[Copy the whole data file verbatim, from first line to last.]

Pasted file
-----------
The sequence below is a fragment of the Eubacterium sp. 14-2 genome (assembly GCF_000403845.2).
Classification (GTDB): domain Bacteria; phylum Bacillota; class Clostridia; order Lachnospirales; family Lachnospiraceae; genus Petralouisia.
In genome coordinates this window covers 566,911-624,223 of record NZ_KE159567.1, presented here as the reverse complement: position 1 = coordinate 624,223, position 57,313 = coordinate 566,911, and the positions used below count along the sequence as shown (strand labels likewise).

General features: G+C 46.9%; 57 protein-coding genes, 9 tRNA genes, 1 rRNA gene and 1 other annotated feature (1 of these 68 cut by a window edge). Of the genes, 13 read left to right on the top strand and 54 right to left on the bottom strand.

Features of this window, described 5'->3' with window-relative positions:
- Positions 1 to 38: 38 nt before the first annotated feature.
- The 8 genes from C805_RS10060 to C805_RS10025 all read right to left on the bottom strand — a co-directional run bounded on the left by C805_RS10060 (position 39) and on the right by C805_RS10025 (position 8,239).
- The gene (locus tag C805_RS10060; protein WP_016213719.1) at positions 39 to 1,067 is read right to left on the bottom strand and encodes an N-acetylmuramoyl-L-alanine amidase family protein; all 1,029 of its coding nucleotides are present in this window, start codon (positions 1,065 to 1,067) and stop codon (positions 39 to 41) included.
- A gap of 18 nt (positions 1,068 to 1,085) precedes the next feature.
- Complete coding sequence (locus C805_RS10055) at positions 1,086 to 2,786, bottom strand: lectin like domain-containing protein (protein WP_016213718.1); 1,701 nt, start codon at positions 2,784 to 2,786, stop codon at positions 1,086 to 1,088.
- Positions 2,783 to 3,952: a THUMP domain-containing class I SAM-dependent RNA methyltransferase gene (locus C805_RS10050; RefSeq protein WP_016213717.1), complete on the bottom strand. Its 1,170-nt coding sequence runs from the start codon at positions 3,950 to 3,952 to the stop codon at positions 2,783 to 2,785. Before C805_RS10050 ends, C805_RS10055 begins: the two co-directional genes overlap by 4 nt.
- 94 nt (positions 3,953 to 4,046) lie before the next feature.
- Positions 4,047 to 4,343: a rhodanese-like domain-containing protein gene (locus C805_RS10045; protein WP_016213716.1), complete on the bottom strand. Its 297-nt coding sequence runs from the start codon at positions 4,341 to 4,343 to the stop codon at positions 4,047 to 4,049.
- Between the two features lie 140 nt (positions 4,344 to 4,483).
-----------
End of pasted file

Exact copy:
The sequence below is a fragment of the Eubacterium sp. 14-2 genome (assembly GCF_000403845.2).
Classification (GTDB): domain Bacteria; phylum Bacillota; class Clostridia; order Lachnospirales; family Lachnospiraceae; genus Petralouisia.
In genome coordinates this window covers 566,911-624,223 of record NZ_KE159567.1, presented here as the reverse complement: position 1 = coordinate 624,223, position 57,313 = coordinate 566,911, and the positions used below count along the sequence as shown (strand labels likewise).

General features: G+C 46.9%; 57 protein-coding genes, 9 tRNA genes, 1 rRNA gene and 1 other annotated feature (1 of these 68 cut by a window edge). Of the genes, 13 read left to right on the top strand and 54 right to left on the bottom strand.

Features of this window, described 5'->3' with window-relative positions:
- Positions 1 to 38: 38 nt before the first annotated feature.
- The 8 genes from C805_RS10060 to C805_RS10025 all read right to left on the bottom strand — a co-directional run bounded on the left by C805_RS10060 (position 39) and on the right by C805_RS10025 (position 8,239).
- The gene (locus tag C805_RS10060; protein WP_016213719.1) at positions 39 to 1,067 is read right to left on the bottom strand and encodes an N-acetylmuramoyl-L-alanine amidase family protein; all 1,029 of its coding nucleotides are present in this window, start codon (positions 1,065 to 1,067) and stop codon (positions 39 to 41) included.
- A gap of 18 nt (positions 1,068 to 1,085) precedes the next feature.
- Complete coding sequence (locus C805_RS10055) at positions 1,086 to 2,786, bottom strand: lectin like domain-containing protein (protein WP_016213718.1); 1,701 nt, start codon at positions 2,784 to 2,786, stop codon at positions 1,086 to 1,088.
- Positions 2,783 to 3,952: a THUMP domain-containing class I SAM-dependent RNA methyltransferase gene (locus C805_RS10050; RefSeq protein WP_016213717.1), complete on the bottom strand. Its 1,170-nt coding sequence runs from the start codon at positions 3,950 to 3,952 to the stop codon at positions 2,783 to 2,785. Before C805_RS10050 ends, C805_RS10055 begins: the two co-directional genes overlap by 4 nt.
- 94 nt (positions 3,953 to 4,046) lie before the next feature.
- Positions 4,047 to 4,343: a rhodanese-like domain-containing protein gene (locus C805_RS10045; protein WP_016213716.1), complete on the bottom strand. Its 297-nt coding sequence runs from the start codon at positions 4,341 to 4,343 to the stop codon at positions 4,047 to 4,049.
- Between the two features lie 140 nt (positions 4,344 to 4,483).